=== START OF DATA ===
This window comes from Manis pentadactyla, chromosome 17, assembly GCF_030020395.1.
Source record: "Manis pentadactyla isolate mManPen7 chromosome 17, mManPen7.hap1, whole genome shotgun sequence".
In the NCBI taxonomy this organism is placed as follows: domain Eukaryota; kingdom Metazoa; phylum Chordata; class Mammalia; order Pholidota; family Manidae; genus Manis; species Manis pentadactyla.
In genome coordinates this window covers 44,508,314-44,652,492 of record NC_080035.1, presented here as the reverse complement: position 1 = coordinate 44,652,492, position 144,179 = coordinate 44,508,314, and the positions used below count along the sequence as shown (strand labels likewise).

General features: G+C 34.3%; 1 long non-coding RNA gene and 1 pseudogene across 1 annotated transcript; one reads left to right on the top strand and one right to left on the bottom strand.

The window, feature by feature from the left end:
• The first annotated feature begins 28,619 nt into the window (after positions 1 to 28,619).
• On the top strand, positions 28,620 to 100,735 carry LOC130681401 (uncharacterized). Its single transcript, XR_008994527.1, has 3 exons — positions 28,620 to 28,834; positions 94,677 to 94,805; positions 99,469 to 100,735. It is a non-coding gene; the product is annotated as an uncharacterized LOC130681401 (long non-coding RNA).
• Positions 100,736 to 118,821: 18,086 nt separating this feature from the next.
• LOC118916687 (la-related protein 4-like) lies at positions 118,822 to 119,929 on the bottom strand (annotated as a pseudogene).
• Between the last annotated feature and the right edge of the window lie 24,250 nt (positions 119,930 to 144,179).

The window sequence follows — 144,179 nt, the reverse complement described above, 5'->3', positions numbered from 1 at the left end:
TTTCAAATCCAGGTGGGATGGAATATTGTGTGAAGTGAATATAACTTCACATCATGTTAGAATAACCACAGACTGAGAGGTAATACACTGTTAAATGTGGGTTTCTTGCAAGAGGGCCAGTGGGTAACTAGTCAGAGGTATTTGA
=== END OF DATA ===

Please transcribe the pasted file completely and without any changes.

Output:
This window comes from Manis pentadactyla, chromosome 17, assembly GCF_030020395.1.
Source record: "Manis pentadactyla isolate mManPen7 chromosome 17, mManPen7.hap1, whole genome shotgun sequence".
In the NCBI taxonomy this organism is placed as follows: domain Eukaryota; kingdom Metazoa; phylum Chordata; class Mammalia; order Pholidota; family Manidae; genus Manis; species Manis pentadactyla.
In genome coordinates this window covers 44,508,314-44,652,492 of record NC_080035.1, presented here as the reverse complement: position 1 = coordinate 44,652,492, position 144,179 = coordinate 44,508,314, and the positions used below count along the sequence as shown (strand labels likewise).

General features: G+C 34.3%; 1 long non-coding RNA gene and 1 pseudogene across 1 annotated transcript; one reads left to right on the top strand and one right to left on the bottom strand.

The window, feature by feature from the left end:
• The first annotated feature begins 28,619 nt into the window (after positions 1 to 28,619).
• On the top strand, positions 28,620 to 100,735 carry LOC130681401 (uncharacterized). Its single transcript, XR_008994527.1, has 3 exons — positions 28,620 to 28,834; positions 94,677 to 94,805; positions 99,469 to 100,735. It is a non-coding gene; the product is annotated as an uncharacterized LOC130681401 (long non-coding RNA).
• Positions 100,736 to 118,821: 18,086 nt separating this feature from the next.
• LOC118916687 (la-related protein 4-like) lies at positions 118,822 to 119,929 on the bottom strand (annotated as a pseudogene).
• Between the last annotated feature and the right edge of the window lie 24,250 nt (positions 119,930 to 144,179).

The window sequence follows — 144,179 nt, the reverse complement described above, 5'->3', positions numbered from 1 at the left end:
TTTCAAATCCAGGTGGGATGGAATATTGTGTGAAGTGAATATAACTTCACATCATGTTAGAATAACCACAGACTGAGAGGTAATACACTGTTAAATGTGGGTTTCTTGCAAGAGGGCCAGTGGGTAACTAGTCAGAGGTATTTGA